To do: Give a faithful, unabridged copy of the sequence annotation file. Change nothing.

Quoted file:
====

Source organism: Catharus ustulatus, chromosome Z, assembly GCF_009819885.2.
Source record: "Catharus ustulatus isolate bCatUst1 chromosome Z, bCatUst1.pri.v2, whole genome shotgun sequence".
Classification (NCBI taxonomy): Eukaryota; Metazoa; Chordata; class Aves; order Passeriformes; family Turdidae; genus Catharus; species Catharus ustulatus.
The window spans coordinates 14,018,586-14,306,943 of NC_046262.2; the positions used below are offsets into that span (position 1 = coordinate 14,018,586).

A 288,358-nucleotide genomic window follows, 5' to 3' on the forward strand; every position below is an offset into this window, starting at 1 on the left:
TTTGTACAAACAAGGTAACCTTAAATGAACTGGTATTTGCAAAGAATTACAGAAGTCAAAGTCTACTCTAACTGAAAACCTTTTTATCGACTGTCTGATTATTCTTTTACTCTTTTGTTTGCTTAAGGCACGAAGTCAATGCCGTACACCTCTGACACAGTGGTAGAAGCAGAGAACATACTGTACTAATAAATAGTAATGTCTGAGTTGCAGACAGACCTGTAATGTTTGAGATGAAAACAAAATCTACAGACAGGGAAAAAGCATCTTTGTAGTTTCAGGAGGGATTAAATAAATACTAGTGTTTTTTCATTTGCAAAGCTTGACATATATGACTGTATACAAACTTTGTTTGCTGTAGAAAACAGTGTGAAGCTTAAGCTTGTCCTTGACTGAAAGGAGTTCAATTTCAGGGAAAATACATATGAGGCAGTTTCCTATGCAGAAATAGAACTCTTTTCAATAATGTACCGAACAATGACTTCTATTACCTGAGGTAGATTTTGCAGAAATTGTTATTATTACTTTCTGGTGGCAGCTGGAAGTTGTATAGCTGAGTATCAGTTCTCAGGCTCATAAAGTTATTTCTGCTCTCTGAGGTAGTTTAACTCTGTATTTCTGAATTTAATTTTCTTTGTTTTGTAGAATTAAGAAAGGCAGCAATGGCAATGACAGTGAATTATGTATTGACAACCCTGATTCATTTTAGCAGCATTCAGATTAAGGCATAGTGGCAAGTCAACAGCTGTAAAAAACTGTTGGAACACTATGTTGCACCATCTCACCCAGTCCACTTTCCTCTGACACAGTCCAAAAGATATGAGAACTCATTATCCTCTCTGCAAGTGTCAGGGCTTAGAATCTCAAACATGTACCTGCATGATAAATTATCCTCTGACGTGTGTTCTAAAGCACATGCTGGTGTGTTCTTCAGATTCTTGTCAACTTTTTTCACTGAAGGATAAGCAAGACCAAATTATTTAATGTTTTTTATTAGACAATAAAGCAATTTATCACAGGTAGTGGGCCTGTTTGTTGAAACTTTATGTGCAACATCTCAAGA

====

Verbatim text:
Source organism: Catharus ustulatus, chromosome Z, assembly GCF_009819885.2.
Source record: "Catharus ustulatus isolate bCatUst1 chromosome Z, bCatUst1.pri.v2, whole genome shotgun sequence".
Classification (NCBI taxonomy): Eukaryota; Metazoa; Chordata; class Aves; order Passeriformes; family Turdidae; genus Catharus; species Catharus ustulatus.
The window spans coordinates 14,018,586-14,306,943 of NC_046262.2; the positions used below are offsets into that span (position 1 = coordinate 14,018,586).

A 288,358-nucleotide genomic window follows, 5' to 3' on the forward strand; every position below is an offset into this window, starting at 1 on the left:
TTTGTACAAACAAGGTAACCTTAAATGAACTGGTATTTGCAAAGAATTACAGAAGTCAAAGTCTACTCTAACTGAAAACCTTTTTATCGACTGTCTGATTATTCTTTTACTCTTTTGTTTGCTTAAGGCACGAAGTCAATGCCGTACACCTCTGACACAGTGGTAGAAGCAGAGAACATACTGTACTAATAAATAGTAATGTCTGAGTTGCAGACAGACCTGTAATGTTTGAGATGAAAACAAAATCTACAGACAGGGAAAAAGCATCTTTGTAGTTTCAGGAGGGATTAAATAAATACTAGTGTTTTTTCATTTGCAAAGCTTGACATATATGACTGTATACAAACTTTGTTTGCTGTAGAAAACAGTGTGAAGCTTAAGCTTGTCCTTGACTGAAAGGAGTTCAATTTCAGGGAAAATACATATGAGGCAGTTTCCTATGCAGAAATAGAACTCTTTTCAATAATGTACCGAACAATGACTTCTATTACCTGAGGTAGATTTTGCAGAAATTGTTATTATTACTTTCTGGTGGCAGCTGGAAGTTGTATAGCTGAGTATCAGTTCTCAGGCTCATAAAGTTATTTCTGCTCTCTGAGGTAGTTTAACTCTGTATTTCTGAATTTAATTTTCTTTGTTTTGTAGAATTAAGAAAGGCAGCAATGGCAATGACAGTGAATTATGTATTGACAACCCTGATTCATTTTAGCAGCATTCAGATTAAGGCATAGTGGCAAGTCAACAGCTGTAAAAAACTGTTGGAACACTATGTTGCACCATCTCACCCAGTCCACTTTCCTCTGACACAGTCCAAAAGATATGAGAACTCATTATCCTCTCTGCAAGTGTCAGGGCTTAGAATCTCAAACATGTACCTGCATGATAAATTATCCTCTGACGTGTGTTCTAAAGCACATGCTGGTGTGTTCTTCAGATTCTTGTCAACTTTTTTCACTGAAGGATAAGCAAGACCAAATTATTTAATGTTTTTTATTAGACAATAAAGCAATTTATCACAGGTAGTGGGCCTGTTTGTTGAAACTTTATGTGCAACATCTCAAGA